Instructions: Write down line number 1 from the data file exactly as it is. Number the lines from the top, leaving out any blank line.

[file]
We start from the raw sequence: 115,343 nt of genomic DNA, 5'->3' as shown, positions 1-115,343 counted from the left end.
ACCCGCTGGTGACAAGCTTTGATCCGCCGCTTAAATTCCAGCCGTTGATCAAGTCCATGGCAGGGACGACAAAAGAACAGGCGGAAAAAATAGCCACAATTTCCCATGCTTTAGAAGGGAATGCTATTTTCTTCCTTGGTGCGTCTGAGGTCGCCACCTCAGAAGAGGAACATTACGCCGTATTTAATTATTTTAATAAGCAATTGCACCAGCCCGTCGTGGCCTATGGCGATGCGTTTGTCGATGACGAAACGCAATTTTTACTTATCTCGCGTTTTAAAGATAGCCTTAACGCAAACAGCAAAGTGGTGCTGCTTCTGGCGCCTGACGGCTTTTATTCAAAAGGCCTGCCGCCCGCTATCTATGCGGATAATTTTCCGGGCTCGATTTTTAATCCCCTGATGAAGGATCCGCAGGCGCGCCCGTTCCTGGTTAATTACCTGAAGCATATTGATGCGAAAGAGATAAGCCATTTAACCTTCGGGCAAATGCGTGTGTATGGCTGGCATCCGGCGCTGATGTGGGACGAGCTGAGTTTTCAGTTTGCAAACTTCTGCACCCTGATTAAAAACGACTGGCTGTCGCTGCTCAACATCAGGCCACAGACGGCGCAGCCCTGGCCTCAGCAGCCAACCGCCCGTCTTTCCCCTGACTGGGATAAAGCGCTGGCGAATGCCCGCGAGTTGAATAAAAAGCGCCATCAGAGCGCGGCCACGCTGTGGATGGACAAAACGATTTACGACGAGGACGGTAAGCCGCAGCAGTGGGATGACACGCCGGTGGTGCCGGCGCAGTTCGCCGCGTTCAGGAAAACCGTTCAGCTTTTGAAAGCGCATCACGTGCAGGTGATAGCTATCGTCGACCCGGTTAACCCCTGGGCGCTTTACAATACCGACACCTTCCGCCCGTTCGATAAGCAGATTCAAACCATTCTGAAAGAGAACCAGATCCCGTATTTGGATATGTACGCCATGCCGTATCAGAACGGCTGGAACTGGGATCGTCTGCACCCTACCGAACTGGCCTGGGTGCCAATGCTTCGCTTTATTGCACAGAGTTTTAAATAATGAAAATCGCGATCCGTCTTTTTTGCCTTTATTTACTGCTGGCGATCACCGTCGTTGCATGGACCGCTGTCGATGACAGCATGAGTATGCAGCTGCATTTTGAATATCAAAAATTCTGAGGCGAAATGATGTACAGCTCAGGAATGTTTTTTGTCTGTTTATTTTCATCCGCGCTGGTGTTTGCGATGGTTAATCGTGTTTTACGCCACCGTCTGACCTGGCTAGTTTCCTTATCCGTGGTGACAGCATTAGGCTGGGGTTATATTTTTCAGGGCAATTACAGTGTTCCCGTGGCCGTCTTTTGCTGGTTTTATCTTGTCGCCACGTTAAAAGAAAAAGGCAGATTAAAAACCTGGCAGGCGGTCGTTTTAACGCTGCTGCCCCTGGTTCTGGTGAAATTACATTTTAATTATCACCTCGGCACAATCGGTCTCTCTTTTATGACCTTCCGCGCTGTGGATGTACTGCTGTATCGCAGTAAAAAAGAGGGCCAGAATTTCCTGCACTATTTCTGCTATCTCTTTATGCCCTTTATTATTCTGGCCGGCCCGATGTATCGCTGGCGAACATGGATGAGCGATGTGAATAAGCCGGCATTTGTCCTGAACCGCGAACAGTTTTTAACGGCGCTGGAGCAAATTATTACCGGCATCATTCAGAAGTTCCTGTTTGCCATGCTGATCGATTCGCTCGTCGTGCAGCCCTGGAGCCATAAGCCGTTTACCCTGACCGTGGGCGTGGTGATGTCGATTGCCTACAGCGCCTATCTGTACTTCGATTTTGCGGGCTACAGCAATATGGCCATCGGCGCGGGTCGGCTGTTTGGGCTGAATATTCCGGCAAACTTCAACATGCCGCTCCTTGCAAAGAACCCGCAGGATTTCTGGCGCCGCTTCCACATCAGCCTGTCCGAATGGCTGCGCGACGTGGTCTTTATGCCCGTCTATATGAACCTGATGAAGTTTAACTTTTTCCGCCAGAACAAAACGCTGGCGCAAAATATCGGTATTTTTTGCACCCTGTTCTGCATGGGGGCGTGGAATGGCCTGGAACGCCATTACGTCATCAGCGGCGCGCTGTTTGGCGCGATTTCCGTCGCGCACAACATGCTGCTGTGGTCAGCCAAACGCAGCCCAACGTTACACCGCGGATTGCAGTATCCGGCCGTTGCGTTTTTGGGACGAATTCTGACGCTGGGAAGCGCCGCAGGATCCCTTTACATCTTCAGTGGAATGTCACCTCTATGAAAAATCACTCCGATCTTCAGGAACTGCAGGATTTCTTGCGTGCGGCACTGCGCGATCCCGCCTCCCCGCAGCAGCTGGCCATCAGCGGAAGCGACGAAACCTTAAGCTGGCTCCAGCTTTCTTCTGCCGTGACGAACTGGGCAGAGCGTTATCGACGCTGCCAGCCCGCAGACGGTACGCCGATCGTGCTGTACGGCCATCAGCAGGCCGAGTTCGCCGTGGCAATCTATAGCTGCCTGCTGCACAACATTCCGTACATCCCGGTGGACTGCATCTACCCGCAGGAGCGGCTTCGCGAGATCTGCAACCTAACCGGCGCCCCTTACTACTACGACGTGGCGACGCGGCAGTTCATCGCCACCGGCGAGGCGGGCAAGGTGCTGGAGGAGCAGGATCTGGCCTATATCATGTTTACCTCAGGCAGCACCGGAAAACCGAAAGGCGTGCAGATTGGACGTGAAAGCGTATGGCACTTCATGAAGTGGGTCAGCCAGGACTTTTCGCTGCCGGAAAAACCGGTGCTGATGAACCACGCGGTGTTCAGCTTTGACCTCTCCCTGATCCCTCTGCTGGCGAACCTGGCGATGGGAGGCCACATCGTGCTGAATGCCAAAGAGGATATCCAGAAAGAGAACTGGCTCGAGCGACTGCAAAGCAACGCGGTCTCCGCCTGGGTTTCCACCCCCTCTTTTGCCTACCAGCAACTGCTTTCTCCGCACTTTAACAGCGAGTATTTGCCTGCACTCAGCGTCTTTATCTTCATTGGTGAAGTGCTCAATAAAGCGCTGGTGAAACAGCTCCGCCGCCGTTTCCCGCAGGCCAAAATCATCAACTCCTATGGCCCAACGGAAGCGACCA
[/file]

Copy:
We start from the raw sequence: 115,343 nt of genomic DNA, 5'->3' as shown, positions 1-115,343 counted from the left end.